Closet Admirer of the DHR
This article originally appeared in the 2D Passenger, the newsletter of the Darjeeling Himlayan Railway Supporters Association, No. 15, May 2002. (Web page: www.dhrsa.org.au). It is reproduced here by generous permission of the author Mohan Bhuyan and the editor Dr K J Walker.
Foreword to original article: 2D Passenger has been lamentably short of two kinds of article: "Travellers Tales" and reminiscences. Our contributor Mohan Bhuyan, now resident in Delhi, is a member of the Indian Railway Fan Club Assoiciation (IRFCA) and has kindly contributed his memories of school and railway in Darjeeling.
Closet Admirer of the Darjeeling Himalayan Railway
By Mohan Bhuyan
I spent 11 years as a schoolboy at St. Paul's School in Darjeeling from the mid 70's to the mid 80's and in all that time I rode the DHR just once -- from Darjeeling to Ghoom, one way. Of course I regret that now, but in those days I held the DHR in contempt, at least publicly. I mean a train that took 7 hours to struggle up 80 kilometres could hardly be held up as an example of railway superiority to car crazy schoolmates.
My real railway heroes in those early days were the metre gauge Mails that the Assam party would catch from bustling Siliguri Jn at the beginning of our annual 3 month long winter vacation. I remember explaining rather disdainfully to a Bhutanese friend (whose knowledge of trains did not extend beyond the DHR) that the toy train did not take us home. Our trains were much bigger and faster and were pulled by diesel engines. Those were the days when IR had already embarked on its massive dieselisation drive and the notion that diesel and electric locos were "modern" and the way forward while steam was ancient and therefore something of an embarrassment had become ingrained in me.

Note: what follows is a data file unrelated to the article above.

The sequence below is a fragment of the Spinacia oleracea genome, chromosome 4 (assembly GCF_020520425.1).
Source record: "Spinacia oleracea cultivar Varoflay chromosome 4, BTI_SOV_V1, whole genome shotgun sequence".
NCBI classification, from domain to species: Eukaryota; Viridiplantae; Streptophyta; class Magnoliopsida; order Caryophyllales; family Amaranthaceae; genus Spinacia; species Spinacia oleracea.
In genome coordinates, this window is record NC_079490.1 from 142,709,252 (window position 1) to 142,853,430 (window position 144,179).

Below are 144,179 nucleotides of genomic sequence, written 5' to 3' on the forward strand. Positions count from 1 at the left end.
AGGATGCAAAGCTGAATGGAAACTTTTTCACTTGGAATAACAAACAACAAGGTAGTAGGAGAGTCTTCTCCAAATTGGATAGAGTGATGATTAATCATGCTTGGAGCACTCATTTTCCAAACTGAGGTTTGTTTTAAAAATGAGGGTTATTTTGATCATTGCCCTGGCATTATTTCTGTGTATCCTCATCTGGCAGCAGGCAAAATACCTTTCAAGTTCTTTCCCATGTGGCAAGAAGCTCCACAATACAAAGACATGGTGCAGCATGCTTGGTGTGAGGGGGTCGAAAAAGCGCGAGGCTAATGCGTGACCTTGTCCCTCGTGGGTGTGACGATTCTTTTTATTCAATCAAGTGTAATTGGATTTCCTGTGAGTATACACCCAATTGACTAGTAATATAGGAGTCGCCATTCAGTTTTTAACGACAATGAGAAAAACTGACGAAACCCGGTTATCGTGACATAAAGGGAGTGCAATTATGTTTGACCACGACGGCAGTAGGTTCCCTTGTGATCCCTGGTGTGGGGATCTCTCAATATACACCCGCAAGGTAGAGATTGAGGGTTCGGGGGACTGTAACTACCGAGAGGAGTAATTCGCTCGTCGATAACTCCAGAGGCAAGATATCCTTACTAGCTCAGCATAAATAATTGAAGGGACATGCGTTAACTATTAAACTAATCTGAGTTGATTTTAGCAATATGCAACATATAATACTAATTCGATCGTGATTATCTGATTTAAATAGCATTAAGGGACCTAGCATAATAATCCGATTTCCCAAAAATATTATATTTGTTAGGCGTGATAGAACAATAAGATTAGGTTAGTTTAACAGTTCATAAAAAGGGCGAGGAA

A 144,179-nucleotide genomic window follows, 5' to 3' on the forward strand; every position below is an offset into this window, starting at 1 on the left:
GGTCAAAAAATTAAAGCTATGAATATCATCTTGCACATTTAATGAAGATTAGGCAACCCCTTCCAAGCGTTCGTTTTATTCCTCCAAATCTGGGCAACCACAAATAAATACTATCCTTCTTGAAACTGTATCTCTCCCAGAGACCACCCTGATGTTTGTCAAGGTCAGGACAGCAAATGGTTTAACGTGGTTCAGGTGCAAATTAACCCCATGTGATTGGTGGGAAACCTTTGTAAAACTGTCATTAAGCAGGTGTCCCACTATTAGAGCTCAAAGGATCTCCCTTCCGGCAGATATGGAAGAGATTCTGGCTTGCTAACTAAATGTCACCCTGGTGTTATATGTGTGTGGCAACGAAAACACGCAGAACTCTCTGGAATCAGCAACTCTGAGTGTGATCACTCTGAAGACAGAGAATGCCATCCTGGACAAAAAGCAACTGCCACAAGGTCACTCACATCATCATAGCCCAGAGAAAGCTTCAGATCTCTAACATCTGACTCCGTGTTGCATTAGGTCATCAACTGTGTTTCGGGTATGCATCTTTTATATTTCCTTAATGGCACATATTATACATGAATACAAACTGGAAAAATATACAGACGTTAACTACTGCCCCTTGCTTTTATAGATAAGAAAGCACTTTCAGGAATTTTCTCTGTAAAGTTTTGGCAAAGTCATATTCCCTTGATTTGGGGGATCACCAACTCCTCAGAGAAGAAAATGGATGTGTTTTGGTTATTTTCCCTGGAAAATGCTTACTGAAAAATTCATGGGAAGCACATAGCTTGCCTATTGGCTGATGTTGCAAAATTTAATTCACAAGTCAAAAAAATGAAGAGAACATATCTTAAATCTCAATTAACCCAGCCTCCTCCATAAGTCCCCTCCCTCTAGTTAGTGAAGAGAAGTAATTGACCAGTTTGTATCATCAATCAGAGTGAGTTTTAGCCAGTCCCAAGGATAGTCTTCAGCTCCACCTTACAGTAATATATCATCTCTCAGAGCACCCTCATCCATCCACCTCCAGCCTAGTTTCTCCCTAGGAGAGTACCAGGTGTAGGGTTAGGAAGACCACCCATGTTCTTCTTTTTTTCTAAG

So the DHR became the unwitting scapegoat for all my public anguish about the continued presence of steam in our railways. People who knew me then must have wondered why I professed not to care about DHR, after all I was so mad about trains that I would sometimes lie in bed after lights out and simulate the clickety clack of a train with my toothbrush on the wooden bedpost. But what no one could have guessed was that in reality I was a closet admirer of that magnificent railway -- after all a train is a train, and the DHR with its tom thumb engines was all I'd get to see for 9 months of the year.
The only problem was that the station and the line were way out of bounds. So I had to find vantage points in our sprawling campus from where I'd get a brief glimpse of blue carriages and swirling smoke. Ditto when we were allowed to head for the town on the occasional Sunday. More train spotting chances would come when we went to Jorebunglow (Ghoom's twin) and beyond on walks and treks. Who can forget the sight of the train whistling its way through crowded Jorebunglow, with kids and dogs chasing it, the tourists from the plains waving out and the locals pausing momentarily from their chores to watch their favourite son go by?
Alas, close sightings were too few and far between, so I had to enjoy the DHR via another of my senses. So, even as school rules kept the DHR at a distance, nothing could prevent its sounds from enlivening me on my faraway hilltop. And what magical music it was! I can still hear the huffing and puffing of the B class locos as they strained upwards to Batasia, the piercing whistle to warn errant buses and Land Rovers, and the relieved hissing of the last train from Kurseong coasting downhill from Ghoom in the gathering gloom of an autumn evening. I have seen and heard many more steam railways since then, but none have been able to match the magic of that whistle or that sturdy puffing. Closet Admirer (Contd.)